He hasn't stopped with the High Peaks. Ed just took part in an expedition to Mt. Everest's Base Camp last fall, and he's hiked Kilimanjaro with his wife, Carol.

Though the numbers have grown, compared to the 7,000 or so regular 46ers, the Winter 46ers are a close clan. They meet every year for an annual dinner to catch up, swap stories, and congratulate the newbies.

"Quite a few times you get home after a hike and you're beat, you're tired and you ache all over," said Ed. "And then the next day you think, 'Eh it's not that bad' and you do it again."
____

the view from Pyramid Peak winter
The view of from Pyramid Peak.

+ There's a book about the history of the Adirondack 46ers called Heaven Up-h'isted-ness!

+ Winter hiking can be dangerous. From the Adirondack Forty-Sixer website:

Only those who are in excellent physical condition, properly equipped and skilled in winter techniques should attempt this, as winter climbing can be demanding and exhausting. Parents should be particularly careful in assessing the abilities of their children. Winter climbers should be familiar with the peaks, weather and seasonal hazards.

Here's an Adirondack Forty-Sixer guide to winter hiking. Also, the Adirondack Mountain Club sponsors a winter mountaineering school that covers skills needed for safe winter climbing.

Earlier on AOA:
+ For the rest of the year: How to hike the High Peaks and not be That Guy

Ed Sheridan photo courtesy of Ed Sheridan

Comments

I'm a regular 46R, and that's plenty good for me! The guys that do it in the winter just have to be their own special breed...

I do not consider myself elite, hardcore or a special breed. I enjoyed hiking the 46 high peaks and when my husband and I finished on October 7 & 8 we had winter like conditions. Since he would be leading hikes for the Shenectady Chapter of the ADK, we decided to be more prepared by taking a weekend course at the Loj. As part of the course we hiked Wright Peak and that led to our hiking in the winter - one of the most wonderful times to hike.

Very interesting article, thanks for sharing it. Question though: does anyone have any information about (winter) hiking in the Catskills to complement this?

I'm a winter 46er and Catskill winter 35er. It's a great way to stay in shape during the winter and beat the cabin fever. Unlike Ed from the article, I don't have such strict rules. I don't mind hiking in the dark and don't usually carry crampons.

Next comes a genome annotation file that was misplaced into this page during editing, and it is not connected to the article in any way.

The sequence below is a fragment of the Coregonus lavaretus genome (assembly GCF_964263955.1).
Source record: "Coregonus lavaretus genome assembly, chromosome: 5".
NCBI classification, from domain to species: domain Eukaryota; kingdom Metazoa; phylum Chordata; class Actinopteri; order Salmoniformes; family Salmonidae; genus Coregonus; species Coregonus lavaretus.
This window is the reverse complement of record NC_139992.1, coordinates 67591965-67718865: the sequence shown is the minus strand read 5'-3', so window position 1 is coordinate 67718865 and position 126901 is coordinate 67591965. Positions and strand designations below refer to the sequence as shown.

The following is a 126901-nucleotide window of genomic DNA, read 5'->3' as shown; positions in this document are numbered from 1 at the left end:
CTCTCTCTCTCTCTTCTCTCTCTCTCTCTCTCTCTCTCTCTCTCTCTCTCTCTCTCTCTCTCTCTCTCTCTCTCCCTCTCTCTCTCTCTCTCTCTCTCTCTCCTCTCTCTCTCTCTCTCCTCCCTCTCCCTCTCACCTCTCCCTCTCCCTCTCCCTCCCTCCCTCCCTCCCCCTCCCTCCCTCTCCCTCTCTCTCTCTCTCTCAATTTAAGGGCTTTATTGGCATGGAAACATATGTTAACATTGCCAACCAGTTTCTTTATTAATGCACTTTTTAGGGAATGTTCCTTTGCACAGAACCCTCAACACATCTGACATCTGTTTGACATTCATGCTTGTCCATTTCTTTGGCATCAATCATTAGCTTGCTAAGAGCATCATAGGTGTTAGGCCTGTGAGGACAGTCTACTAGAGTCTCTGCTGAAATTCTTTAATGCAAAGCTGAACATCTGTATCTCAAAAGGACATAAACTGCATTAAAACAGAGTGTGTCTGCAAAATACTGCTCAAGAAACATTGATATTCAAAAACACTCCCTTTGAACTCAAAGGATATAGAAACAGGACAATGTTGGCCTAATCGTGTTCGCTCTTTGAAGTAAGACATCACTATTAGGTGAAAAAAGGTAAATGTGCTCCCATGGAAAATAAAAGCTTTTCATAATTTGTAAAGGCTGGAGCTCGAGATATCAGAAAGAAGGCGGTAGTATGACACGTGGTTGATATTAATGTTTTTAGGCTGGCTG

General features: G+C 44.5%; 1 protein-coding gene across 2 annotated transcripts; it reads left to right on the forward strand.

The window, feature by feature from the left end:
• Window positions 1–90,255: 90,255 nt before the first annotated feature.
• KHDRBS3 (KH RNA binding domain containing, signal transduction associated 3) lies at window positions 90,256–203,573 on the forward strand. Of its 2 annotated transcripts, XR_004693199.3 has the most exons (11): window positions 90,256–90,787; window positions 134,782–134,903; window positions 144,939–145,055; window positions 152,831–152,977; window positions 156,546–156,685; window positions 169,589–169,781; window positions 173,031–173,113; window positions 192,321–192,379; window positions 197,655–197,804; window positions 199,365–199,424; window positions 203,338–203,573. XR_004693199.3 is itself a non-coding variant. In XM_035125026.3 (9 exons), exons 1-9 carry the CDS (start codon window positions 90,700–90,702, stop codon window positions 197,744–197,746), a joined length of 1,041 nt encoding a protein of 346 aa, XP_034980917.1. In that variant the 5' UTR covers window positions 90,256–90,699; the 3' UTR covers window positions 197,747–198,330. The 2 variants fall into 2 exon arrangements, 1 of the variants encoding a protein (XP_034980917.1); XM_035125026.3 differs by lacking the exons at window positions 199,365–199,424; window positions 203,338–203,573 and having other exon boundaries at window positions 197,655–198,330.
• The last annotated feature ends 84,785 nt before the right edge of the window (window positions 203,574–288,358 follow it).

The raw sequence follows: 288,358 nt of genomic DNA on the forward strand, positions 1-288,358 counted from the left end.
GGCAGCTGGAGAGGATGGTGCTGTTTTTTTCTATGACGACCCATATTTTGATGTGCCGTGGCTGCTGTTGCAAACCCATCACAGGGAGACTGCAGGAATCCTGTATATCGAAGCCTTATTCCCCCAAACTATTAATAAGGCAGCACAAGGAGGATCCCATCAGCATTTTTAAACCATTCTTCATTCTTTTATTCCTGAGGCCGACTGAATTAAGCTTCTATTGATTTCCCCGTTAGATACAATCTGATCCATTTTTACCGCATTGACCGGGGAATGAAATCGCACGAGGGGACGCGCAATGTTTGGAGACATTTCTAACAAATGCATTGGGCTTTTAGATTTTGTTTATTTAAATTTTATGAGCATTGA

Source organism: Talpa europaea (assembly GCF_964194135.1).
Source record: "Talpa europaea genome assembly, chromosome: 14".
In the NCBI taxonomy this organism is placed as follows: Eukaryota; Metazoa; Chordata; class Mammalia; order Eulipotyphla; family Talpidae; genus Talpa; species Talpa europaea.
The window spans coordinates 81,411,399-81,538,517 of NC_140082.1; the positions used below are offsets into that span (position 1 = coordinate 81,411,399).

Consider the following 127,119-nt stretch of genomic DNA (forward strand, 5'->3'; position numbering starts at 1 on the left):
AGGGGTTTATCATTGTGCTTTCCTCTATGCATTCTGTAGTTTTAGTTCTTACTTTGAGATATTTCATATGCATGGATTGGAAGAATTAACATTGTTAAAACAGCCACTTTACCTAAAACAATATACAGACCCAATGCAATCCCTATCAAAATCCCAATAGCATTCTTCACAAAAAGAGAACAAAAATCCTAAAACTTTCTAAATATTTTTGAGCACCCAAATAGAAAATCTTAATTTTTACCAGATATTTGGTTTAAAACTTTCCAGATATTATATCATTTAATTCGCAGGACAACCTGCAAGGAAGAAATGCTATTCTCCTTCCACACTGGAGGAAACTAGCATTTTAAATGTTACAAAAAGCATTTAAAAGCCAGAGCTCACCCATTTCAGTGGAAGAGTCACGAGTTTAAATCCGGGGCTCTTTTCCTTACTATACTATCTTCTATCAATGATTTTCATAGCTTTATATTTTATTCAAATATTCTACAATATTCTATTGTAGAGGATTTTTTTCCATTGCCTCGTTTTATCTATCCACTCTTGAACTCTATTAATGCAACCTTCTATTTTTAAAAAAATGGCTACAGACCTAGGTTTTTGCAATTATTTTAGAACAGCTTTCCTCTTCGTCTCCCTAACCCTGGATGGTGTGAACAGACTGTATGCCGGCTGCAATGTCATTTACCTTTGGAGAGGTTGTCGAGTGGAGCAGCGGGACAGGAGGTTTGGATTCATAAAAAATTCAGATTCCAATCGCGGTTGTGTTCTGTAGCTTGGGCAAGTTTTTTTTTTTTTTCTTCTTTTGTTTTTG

Say Something!

We'd really like you to take part in the conversation here at All Over Albany. But we do have a few rules here. Don't worry, they're easy. The first: be kind. The second: treat everyone else with the same respect you'd like to see in return. Cool? Great, post away. Comments are moderated so it might take a little while for your comment to show up. Thanks for being patient.

The Scoop

Ever wish you had a smart, savvy friend with the inside line on what's happening around the Capital Region? You know, the kind of stuff that makes your life just a little bit better? Yeah, we do, too. That's why we created All Over Albany. Find out more.

Recently on All Over Albany

Capital Region high school graduation rates 2014

The state Department of Education released its annual collection of data about high school graduation rates around the state on Thursday. The statewide graduation rate... (more)

Holiday gifts: Daniel B.

Gifts and giving are on most everyone's mind this month. So we thought we'd ask a few people to share some thoughts on presents, past... (more)

Warmth with flair

Historical object gawking: We came across this photo of a 19th century stove in the Albany Institute collection. It was made by a Troy company... (more)

Crisp Cannoli storefront closing

The Crisp Cannoli in East Greenbush -- you know, the bakery that makes croissant donuts, including an apple cider version -- is closing its storefront... (more)

Local food gifts

We're into the stretch run for December holidays, so we asked Deanna for a few stocking stuffer-type local food gift ideas. Stockings are my favorite... (more)

Recent Comments

... I tend to ask questions that make the person think about what they just said. I ask it sweetly and in a tone that notes confusion on my part. I have been called honey in the office and asked the person, " Can I ask what you mean when you call me honey? Because you don't call John honey." It calls out that he's treating you differently for being a woman. If he still doesn't get it, you can be more direct: "I appreciate that you respect my work and treat me equally, but I wouldn't want others to think otherwise based on how you address me."

Fracking to be banned in New York

...has 3 comments, most recently from Mike

Holiday gifts: Erin Pihlaja

...has 1 comment, most recently from Jennifer

New Amsterdam State

...has 5 comments, most recently from Ellen

Local food gifts

...has 3 comments, most recently from Ellen

Where to get latkes?

...has 10 comments, most recently from E